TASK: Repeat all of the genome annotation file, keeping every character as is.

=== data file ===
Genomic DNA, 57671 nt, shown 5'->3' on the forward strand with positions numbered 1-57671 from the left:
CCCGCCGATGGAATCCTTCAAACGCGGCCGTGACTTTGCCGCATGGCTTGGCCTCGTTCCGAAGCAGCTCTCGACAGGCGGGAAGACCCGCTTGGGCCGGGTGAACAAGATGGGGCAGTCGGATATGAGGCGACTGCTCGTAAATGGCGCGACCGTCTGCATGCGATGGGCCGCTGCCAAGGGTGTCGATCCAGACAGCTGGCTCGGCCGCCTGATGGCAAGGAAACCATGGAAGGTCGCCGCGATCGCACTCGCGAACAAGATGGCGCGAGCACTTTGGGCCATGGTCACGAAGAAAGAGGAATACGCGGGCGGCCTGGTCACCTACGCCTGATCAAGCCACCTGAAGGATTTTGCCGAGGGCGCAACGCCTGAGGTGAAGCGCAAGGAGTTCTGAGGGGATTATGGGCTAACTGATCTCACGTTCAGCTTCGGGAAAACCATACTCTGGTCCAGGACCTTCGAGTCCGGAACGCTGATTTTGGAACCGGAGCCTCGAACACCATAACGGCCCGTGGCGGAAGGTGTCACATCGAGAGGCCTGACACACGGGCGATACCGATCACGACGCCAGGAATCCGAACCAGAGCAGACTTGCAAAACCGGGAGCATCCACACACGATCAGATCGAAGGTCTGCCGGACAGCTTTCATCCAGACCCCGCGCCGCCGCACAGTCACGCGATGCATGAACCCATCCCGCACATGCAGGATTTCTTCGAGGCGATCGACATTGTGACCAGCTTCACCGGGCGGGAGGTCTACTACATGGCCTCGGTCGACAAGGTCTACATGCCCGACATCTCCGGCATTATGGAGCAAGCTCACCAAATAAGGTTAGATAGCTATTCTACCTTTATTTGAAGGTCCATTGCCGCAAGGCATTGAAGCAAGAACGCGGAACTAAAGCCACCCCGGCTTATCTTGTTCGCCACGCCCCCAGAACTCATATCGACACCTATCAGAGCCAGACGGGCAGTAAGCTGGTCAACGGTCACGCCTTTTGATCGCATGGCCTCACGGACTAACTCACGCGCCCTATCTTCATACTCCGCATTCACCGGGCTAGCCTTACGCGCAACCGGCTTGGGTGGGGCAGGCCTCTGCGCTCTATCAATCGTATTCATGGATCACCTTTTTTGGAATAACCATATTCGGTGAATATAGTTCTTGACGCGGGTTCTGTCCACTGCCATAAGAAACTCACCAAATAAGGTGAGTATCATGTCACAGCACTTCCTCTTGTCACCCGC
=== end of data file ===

Genomic DNA, 57671 nt, shown 5'->3' on the forward strand with positions numbered 1-57671 from the left:
CCCGCCGATGGAATCCTTCAAACGCGGCCGTGACTTTGCCGCATGGCTTGGCCTCGTTCCGAAGCAGCTCTCGACAGGCGGGAAGACCCGCTTGGGCCGGGTGAACAAGATGGGGCAGTCGGATATGAGGCGACTGCTCGTAAATGGCGCGACCGTCTGCATGCGATGGGCCGCTGCCAAGGGTGTCGATCCAGACAGCTGGCTCGGCCGCCTGATGGCAAGGAAACCATGGAAGGTCGCCGCGATCGCACTCGCGAACAAGATGGCGCGAGCACTTTGGGCCATGGTCACGAAGAAAGAGGAATACGCGGGCGGCCTGGTCACCTACGCCTGATCAAGCCACCTGAAGGATTTTGCCGAGGGCGCAACGCCTGAGGTGAAGCGCAAGGAGTTCTGAGGGGATTATGGGCTAACTGATCTCACGTTCAGCTTCGGGAAAACCATACTCTGGTCCAGGACCTTCGAGTCCGGAACGCTGATTTTGGAACCGGAGCCTCGAACACCATAACGGCCCGTGGCGGAAGGTGTCACATCGAGAGGCCTGACACACGGGCGATACCGATCACGACGCCAGGAATCCGAACCAGAGCAGACTTGCAAAACCGGGAGCATCCACACACGATCAGATCGAAGGTCTGCCGGACAGCTTTCATCCAGACCCCGCGCCGCCGCACAGTCACGCGATGCATGAACCCATCCCGCACATGCAGGATTTCTTCGAGGCGATCGACATTGTGACCAGCTTCACCGGGCGGGAGGTCTACTACATGGCCTCGGTCGACAAGGTCTACATGCCCGACATCTCCGGCATTATGGAGCAAGCTCACCAAATAAGGTTAGATAGCTATTCTACCTTTATTTGAAGGTCCATTGCCGCAAGGCATTGAAGCAAGAACGCGGAACTAAAGCCACCCCGGCTTATCTTGTTCGCCACGCCCCCAGAACTCATATCGACACCTATCAGAGCCAGACGGGCAGTAAGCTGGTCAACGGTCACGCCTTTTGATCGCATGGCCTCACGGACTAACTCACGCGCCCTATCTTCATACTCCGCATTCACCGGGCTAGCCTTACGCGCAACCGGCTTGGGTGGGGCAGGCCTCTGCGCTCTATCAATCGTATTCATGGATCACCTTTTTTGGAATAACCATATTCGGTGAATATAGTTCTTGACGCGGGTTCTGTCCACTGCCATAAGAAACTCACCAAATAAGGTGAGTATCATGTCACAGCACTTCCTCTTGTCACCCGC